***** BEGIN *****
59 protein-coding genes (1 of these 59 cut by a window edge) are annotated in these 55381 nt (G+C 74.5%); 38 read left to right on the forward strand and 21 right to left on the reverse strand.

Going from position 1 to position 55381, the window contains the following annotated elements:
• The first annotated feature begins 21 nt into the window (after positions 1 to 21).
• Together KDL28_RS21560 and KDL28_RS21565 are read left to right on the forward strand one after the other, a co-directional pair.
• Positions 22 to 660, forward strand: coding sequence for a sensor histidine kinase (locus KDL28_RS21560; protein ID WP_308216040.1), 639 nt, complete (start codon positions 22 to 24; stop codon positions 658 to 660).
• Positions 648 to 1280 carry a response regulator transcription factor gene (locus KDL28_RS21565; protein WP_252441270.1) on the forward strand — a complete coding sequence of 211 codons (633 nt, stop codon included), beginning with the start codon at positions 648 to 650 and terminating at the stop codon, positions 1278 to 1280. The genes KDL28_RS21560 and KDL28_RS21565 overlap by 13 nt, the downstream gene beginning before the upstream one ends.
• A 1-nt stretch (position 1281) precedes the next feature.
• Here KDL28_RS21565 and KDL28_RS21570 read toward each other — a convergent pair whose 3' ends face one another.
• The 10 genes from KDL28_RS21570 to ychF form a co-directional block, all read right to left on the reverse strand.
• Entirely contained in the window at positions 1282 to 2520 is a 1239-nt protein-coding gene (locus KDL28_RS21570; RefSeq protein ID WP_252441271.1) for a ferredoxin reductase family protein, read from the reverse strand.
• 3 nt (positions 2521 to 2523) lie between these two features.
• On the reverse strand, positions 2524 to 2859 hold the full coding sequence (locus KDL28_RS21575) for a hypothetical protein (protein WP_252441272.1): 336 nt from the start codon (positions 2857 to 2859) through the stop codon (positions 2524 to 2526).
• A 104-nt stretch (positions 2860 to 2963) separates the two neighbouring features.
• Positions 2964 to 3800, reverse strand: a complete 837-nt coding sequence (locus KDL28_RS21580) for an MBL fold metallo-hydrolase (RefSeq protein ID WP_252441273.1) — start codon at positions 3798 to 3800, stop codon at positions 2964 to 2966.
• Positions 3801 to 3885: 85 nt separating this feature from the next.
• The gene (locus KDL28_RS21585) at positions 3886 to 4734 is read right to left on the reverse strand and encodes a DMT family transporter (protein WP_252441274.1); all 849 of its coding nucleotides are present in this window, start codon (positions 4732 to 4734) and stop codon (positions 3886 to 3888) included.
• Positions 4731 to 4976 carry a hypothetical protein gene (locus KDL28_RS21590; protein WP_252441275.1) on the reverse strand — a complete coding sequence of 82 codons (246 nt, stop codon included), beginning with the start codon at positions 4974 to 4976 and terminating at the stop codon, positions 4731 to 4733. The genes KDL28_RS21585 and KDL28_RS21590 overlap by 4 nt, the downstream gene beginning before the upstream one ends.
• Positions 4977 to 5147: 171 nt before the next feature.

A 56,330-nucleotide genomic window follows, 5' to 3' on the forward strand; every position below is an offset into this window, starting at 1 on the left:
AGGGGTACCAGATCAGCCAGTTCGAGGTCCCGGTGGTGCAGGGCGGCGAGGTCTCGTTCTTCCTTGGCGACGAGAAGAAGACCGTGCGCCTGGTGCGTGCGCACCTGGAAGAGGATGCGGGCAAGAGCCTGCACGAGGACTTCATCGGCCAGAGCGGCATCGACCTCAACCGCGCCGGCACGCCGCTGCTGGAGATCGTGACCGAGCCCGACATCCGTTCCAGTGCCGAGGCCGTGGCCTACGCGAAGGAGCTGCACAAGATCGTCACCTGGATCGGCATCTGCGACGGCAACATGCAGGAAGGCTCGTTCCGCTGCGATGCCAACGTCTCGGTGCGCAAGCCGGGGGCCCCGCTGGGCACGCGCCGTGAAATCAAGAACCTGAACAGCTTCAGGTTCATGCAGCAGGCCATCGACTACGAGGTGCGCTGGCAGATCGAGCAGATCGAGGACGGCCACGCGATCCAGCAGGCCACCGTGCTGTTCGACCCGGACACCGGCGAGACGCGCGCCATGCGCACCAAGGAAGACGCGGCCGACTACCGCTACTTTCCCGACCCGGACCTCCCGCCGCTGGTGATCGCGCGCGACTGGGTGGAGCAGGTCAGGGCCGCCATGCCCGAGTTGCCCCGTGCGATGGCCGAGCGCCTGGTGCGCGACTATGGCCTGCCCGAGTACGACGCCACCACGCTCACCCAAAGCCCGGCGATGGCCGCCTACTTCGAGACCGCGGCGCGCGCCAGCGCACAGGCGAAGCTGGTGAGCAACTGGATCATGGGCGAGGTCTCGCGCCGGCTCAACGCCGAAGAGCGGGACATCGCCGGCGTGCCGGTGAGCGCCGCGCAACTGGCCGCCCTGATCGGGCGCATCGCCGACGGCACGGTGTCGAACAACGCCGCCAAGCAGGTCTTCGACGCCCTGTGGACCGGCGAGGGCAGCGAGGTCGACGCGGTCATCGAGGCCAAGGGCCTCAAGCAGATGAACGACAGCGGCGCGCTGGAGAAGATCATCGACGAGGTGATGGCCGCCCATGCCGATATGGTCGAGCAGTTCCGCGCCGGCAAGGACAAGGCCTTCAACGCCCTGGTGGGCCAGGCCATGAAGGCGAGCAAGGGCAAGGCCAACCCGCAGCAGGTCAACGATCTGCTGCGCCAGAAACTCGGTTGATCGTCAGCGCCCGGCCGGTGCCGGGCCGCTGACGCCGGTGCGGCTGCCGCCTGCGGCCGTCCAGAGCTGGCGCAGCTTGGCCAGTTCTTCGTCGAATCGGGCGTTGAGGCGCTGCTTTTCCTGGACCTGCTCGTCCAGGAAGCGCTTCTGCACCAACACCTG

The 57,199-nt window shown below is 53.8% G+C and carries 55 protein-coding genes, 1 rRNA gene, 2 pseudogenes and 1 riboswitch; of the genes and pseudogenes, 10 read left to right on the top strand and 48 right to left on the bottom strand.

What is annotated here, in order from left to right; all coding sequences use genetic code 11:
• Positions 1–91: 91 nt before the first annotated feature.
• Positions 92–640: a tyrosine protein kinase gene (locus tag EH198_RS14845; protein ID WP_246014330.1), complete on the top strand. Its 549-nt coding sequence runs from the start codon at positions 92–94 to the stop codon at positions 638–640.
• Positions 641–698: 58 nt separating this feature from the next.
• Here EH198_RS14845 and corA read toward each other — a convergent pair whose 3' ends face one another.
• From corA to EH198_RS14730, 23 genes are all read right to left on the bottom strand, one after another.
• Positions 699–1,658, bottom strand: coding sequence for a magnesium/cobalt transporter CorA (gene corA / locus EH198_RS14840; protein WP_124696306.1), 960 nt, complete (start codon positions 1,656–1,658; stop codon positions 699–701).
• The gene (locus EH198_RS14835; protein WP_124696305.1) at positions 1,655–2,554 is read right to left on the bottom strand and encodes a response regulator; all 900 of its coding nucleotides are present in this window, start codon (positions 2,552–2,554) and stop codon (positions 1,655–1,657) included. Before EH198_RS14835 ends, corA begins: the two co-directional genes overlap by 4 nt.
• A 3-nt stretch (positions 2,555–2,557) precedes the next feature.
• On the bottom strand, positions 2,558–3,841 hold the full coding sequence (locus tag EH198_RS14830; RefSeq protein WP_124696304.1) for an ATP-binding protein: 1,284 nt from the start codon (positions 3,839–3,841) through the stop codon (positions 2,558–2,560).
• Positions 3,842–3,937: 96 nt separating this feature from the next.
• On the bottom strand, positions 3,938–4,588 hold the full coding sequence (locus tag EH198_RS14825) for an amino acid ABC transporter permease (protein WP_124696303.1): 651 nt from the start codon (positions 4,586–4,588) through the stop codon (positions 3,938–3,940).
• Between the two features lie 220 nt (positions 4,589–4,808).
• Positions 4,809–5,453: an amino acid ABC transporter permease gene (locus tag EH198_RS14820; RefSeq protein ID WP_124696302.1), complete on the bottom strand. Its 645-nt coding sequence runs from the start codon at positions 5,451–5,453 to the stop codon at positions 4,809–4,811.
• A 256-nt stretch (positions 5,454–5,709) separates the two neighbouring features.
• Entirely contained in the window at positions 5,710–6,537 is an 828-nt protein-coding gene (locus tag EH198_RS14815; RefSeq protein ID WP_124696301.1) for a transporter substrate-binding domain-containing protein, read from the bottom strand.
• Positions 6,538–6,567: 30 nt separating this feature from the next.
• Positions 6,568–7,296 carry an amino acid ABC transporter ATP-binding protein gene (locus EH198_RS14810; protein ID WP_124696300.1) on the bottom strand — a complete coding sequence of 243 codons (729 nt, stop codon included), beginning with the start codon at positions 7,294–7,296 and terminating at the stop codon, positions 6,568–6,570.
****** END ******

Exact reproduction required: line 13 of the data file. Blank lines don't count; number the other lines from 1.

• A 104-nt stretch (positions 2860 to 2963) separates the two neighbouring features.